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Monday, February 16, 2009

In Defense of Food Discussion

Let's just dive in.

I loved this book. I think it makes a lot of sense. I even began wondering about all kinds of other repercussions that may be from industrialized farming and the 'nutritional' approach to diet. For instance, I wondered about the mysterious bee problems. Gordo would probably have in depth info on that. And I don't know much except that it exists. But I thought, if soils are being depleted of the variety of nutrients they need, and plants are putting out less nutrients, then isn't it possible that nature's creatures would be suffering in some form or other? Of course, I suppose beekeepers are more likely to have wild to organic fields for their bees. In any case, I do believe that what Michael Pollen is presenting has widespread effect.

I hadn't realized how much the idea of nutritionist diet had pervaded even my life, until I noticed myself checking the percentages and daily allowances on things habitually. I do that with almost everything I buy, I just hadn't paid attention to myself doing it before. I found myself thinking that as long as I buy wheat bread, I'm choosing the healthy option. Or, wow that new cereal is high in fiber and it has folic acid! That's when I knew that the 'science' of nutrition had duped me too. Sure there is sense to eating diets that are healthier, but I loved that he pointed out that nutritionists don't really know what that is. Truly, given the examples of margarine vs. butter and that of eggs, we can see that the opinion on healthy eating changes frequently. And often they find they were tragically wrong. That is sad.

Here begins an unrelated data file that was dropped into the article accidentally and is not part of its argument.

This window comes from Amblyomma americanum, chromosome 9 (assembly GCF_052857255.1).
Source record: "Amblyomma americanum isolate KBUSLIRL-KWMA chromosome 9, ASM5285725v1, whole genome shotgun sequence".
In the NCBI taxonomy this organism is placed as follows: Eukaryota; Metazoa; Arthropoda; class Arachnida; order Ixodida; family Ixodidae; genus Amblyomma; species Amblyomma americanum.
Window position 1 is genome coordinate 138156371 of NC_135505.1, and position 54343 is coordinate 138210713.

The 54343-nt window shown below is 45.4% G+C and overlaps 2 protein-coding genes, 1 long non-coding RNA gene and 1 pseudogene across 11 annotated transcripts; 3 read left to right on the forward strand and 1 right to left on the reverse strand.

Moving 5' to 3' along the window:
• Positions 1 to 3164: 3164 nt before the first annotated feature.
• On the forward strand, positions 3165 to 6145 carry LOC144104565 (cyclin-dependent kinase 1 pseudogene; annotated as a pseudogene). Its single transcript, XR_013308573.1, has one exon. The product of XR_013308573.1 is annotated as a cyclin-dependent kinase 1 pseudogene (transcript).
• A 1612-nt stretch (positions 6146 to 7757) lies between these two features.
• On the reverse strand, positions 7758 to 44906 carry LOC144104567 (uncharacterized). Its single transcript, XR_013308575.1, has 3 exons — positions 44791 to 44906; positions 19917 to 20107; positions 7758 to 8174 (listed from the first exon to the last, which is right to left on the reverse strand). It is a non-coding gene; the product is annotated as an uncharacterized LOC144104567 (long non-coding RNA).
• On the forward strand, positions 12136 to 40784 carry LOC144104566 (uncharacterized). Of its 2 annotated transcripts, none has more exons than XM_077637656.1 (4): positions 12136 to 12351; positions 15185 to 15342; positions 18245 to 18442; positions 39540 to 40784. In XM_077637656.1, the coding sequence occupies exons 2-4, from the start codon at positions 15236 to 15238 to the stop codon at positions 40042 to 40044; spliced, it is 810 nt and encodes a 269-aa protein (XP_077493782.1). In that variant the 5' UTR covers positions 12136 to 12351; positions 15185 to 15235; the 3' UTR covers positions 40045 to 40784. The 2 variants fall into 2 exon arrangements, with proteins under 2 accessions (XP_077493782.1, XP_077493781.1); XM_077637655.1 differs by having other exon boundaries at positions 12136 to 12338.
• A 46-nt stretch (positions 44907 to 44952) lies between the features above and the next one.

I find it sad also that consumerism/mega capitalism has been working against our good for so long because heaven forbid we damage in any way the products of an industry. I'm not against capitalism. In fact, I believe in it. I think every person should have the opportunity to use their skill, knowledge and passion to make something for themselves, and money to boot. But, if we really look at today's system, that kind of capitalism is rare. Ok, back to food.

I learned new things from him too. Like, free range grass fed meats (poultry, cows etc) are better because they are getting the nutrients they need, which we need too. I hadn't really known the reason these were better products, or how the non free range animals were being fed, which is just sick. Now I know. And farmers who use these methods are more likely to have ecological farms which also replenish soil. I like that.

I thought the information he gave on cultures who eat appallingly according to our nutritionists and yet are very healthy was interesting. I've often wondered why French people get away with eating how they do. I love the idea that eating cannot be broken down into small nutrients and vitamins. The body needs the natural foods these things come in to break those down properly and actually use them right. So sensible and yet why have we let them tell us differently for so long?

I agree that it is ridiculous how packaged food screams how healthy it is, like cereals laced with sugar. I had no idea that our diet was so prevalently corn and soy. And here for so long I thought soy = super healthy. Apparently mainly only tofu soy. Makes sense once again.